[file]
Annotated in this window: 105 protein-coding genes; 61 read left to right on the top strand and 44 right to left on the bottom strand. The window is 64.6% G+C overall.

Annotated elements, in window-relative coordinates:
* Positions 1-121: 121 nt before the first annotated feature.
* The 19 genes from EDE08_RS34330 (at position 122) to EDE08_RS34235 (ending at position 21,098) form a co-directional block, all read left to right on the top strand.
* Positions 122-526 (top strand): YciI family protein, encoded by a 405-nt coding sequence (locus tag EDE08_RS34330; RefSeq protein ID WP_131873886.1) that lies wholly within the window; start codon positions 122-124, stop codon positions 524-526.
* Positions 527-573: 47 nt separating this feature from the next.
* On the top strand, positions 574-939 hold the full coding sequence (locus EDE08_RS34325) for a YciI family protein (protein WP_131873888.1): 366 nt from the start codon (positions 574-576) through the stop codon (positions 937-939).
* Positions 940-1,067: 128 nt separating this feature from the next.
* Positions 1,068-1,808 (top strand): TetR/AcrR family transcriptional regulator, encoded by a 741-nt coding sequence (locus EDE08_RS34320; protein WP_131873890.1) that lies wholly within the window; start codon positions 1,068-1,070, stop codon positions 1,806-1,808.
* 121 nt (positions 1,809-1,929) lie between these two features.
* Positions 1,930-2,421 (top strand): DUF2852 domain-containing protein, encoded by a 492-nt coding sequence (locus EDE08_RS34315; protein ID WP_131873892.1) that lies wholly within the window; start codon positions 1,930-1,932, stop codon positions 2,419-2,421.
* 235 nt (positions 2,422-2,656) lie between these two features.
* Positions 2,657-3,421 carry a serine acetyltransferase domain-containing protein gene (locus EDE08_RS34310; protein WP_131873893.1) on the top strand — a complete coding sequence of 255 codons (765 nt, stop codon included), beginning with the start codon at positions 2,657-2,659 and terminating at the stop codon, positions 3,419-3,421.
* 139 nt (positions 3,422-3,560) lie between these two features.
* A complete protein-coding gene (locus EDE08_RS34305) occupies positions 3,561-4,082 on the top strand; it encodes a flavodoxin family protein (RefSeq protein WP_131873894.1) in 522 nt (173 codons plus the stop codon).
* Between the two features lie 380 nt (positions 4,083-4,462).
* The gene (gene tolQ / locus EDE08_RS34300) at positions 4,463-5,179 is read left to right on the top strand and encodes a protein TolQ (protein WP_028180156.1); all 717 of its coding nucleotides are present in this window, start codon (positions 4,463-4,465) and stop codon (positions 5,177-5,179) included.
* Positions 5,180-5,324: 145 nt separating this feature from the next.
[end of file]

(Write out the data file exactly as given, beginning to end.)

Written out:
Annotated in this window: 105 protein-coding genes; 61 read left to right on the top strand and 44 right to left on the bottom strand. The window is 64.6% G+C overall.

Annotated elements, in window-relative coordinates:
* Positions 1-121: 121 nt before the first annotated feature.
* The 19 genes from EDE08_RS34330 (at position 122) to EDE08_RS34235 (ending at position 21,098) form a co-directional block, all read left to right on the top strand.
* Positions 122-526 (top strand): YciI family protein, encoded by a 405-nt coding sequence (locus tag EDE08_RS34330; RefSeq protein ID WP_131873886.1) that lies wholly within the window; start codon positions 122-124, stop codon positions 524-526.
* Positions 527-573: 47 nt separating this feature from the next.
* On the top strand, positions 574-939 hold the full coding sequence (locus EDE08_RS34325) for a YciI family protein (protein WP_131873888.1): 366 nt from the start codon (positions 574-576) through the stop codon (positions 937-939).
* Positions 940-1,067: 128 nt separating this feature from the next.
* Positions 1,068-1,808 (top strand): TetR/AcrR family transcriptional regulator, encoded by a 741-nt coding sequence (locus EDE08_RS34320; protein WP_131873890.1) that lies wholly within the window; start codon positions 1,068-1,070, stop codon positions 1,806-1,808.
* 121 nt (positions 1,809-1,929) lie between these two features.
* Positions 1,930-2,421 (top strand): DUF2852 domain-containing protein, encoded by a 492-nt coding sequence (locus EDE08_RS34315; protein ID WP_131873892.1) that lies wholly within the window; start codon positions 1,930-1,932, stop codon positions 2,419-2,421.
* 235 nt (positions 2,422-2,656) lie between these two features.
* Positions 2,657-3,421 carry a serine acetyltransferase domain-containing protein gene (locus EDE08_RS34310; protein WP_131873893.1) on the top strand — a complete coding sequence of 255 codons (765 nt, stop codon included), beginning with the start codon at positions 2,657-2,659 and terminating at the stop codon, positions 3,419-3,421.
* 139 nt (positions 3,422-3,560) lie between these two features.
* A complete protein-coding gene (locus EDE08_RS34305) occupies positions 3,561-4,082 on the top strand; it encodes a flavodoxin family protein (RefSeq protein WP_131873894.1) in 522 nt (173 codons plus the stop codon).
* Between the two features lie 380 nt (positions 4,083-4,462).
* The gene (gene tolQ / locus EDE08_RS34300) at positions 4,463-5,179 is read left to right on the top strand and encodes a protein TolQ (protein WP_028180156.1); all 717 of its coding nucleotides are present in this window, start codon (positions 4,463-4,465) and stop codon (positions 5,177-5,179) included.
* Positions 5,180-5,324: 145 nt separating this feature from the next.